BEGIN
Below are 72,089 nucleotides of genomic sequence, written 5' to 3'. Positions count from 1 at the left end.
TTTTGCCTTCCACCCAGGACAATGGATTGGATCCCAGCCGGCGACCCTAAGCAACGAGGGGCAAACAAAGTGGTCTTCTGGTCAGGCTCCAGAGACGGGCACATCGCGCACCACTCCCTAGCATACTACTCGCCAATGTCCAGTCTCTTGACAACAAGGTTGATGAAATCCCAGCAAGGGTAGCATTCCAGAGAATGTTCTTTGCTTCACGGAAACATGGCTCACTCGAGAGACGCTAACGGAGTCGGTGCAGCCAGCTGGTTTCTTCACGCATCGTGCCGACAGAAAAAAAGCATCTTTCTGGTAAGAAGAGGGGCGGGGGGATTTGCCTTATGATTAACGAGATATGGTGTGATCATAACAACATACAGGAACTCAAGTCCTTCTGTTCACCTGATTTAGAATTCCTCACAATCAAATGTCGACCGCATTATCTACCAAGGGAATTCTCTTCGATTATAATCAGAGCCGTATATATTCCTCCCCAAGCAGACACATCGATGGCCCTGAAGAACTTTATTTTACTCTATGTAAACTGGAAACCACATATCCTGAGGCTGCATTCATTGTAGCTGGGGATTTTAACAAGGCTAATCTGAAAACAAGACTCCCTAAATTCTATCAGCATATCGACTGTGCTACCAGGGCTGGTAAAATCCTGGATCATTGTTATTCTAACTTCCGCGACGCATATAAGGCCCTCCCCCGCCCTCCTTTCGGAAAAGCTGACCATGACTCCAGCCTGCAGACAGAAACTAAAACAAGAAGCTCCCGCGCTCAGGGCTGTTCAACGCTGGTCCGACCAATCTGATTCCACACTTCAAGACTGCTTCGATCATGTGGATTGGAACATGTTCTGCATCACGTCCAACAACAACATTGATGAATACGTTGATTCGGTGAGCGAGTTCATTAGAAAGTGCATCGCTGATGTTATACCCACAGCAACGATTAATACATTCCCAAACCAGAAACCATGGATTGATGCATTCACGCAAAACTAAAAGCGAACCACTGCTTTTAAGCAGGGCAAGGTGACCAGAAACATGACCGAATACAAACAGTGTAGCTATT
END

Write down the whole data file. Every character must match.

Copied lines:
Below are 72,089 nucleotides of genomic sequence, written 5' to 3'. Positions count from 1 at the left end.
TTTTGCCTTCCACCCAGGACAATGGATTGGATCCCAGCCGGCGACCCTAAGCAACGAGGGGCAAACAAAGTGGTCTTCTGGTCAGGCTCCAGAGACGGGCACATCGCGCACCACTCCCTAGCATACTACTCGCCAATGTCCAGTCTCTTGACAACAAGGTTGATGAAATCCCAGCAAGGGTAGCATTCCAGAGAATGTTCTTTGCTTCACGGAAACATGGCTCACTCGAGAGACGCTAACGGAGTCGGTGCAGCCAGCTGGTTTCTTCACGCATCGTGCCGACAGAAAAAAAGCATCTTTCTGGTAAGAAGAGGGGCGGGGGGATTTGCCTTATGATTAACGAGATATGGTGTGATCATAACAACATACAGGAACTCAAGTCCTTCTGTTCACCTGATTTAGAATTCCTCACAATCAAATGTCGACCGCATTATCTACCAAGGGAATTCTCTTCGATTATAATCAGAGCCGTATATATTCCTCCCCAAGCAGACACATCGATGGCCCTGAAGAACTTTATTTTACTCTATGTAAACTGGAAACCACATATCCTGAGGCTGCATTCATTGTAGCTGGGGATTTTAACAAGGCTAATCTGAAAACAAGACTCCCTAAATTCTATCAGCATATCGACTGTGCTACCAGGGCTGGTAAAATCCTGGATCATTGTTATTCTAACTTCCGCGACGCATATAAGGCCCTCCCCCGCCCTCCTTTCGGAAAAGCTGACCATGACTCCAGCCTGCAGACAGAAACTAAAACAAGAAGCTCCCGCGCTCAGGGCTGTTCAACGCTGGTCCGACCAATCTGATTCCACACTTCAAGACTGCTTCGATCATGTGGATTGGAACATGTTCTGCATCACGTCCAACAACAACATTGATGAATACGTTGATTCGGTGAGCGAGTTCATTAGAAAGTGCATCGCTGATGTTATACCCACAGCAACGATTAATACATTCCCAAACCAGAAACCATGGATTGATGCATTCACGCAAAACTAAAAGCGAACCACTGCTTTTAAGCAGGGCAAGGTGACCAGAAACATGACCGAATACAAACAGTGTAGCTATT